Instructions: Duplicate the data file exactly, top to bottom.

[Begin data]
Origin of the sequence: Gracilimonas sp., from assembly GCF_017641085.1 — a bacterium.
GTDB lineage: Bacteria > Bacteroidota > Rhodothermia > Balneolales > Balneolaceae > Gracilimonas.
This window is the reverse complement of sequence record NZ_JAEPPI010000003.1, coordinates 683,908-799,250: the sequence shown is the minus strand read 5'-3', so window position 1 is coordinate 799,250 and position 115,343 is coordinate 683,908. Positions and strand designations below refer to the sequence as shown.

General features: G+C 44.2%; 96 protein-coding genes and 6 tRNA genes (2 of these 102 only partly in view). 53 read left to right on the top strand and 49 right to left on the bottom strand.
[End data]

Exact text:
Origin of the sequence: Gracilimonas sp., from assembly GCF_017641085.1 — a bacterium.
GTDB lineage: Bacteria > Bacteroidota > Rhodothermia > Balneolales > Balneolaceae > Gracilimonas.
This window is the reverse complement of sequence record NZ_JAEPPI010000003.1, coordinates 683,908-799,250: the sequence shown is the minus strand read 5'-3', so window position 1 is coordinate 799,250 and position 115,343 is coordinate 683,908. Positions and strand designations below refer to the sequence as shown.

General features: G+C 44.2%; 96 protein-coding genes and 6 tRNA genes (2 of these 102 only partly in view). 53 read left to right on the top strand and 49 right to left on the bottom strand.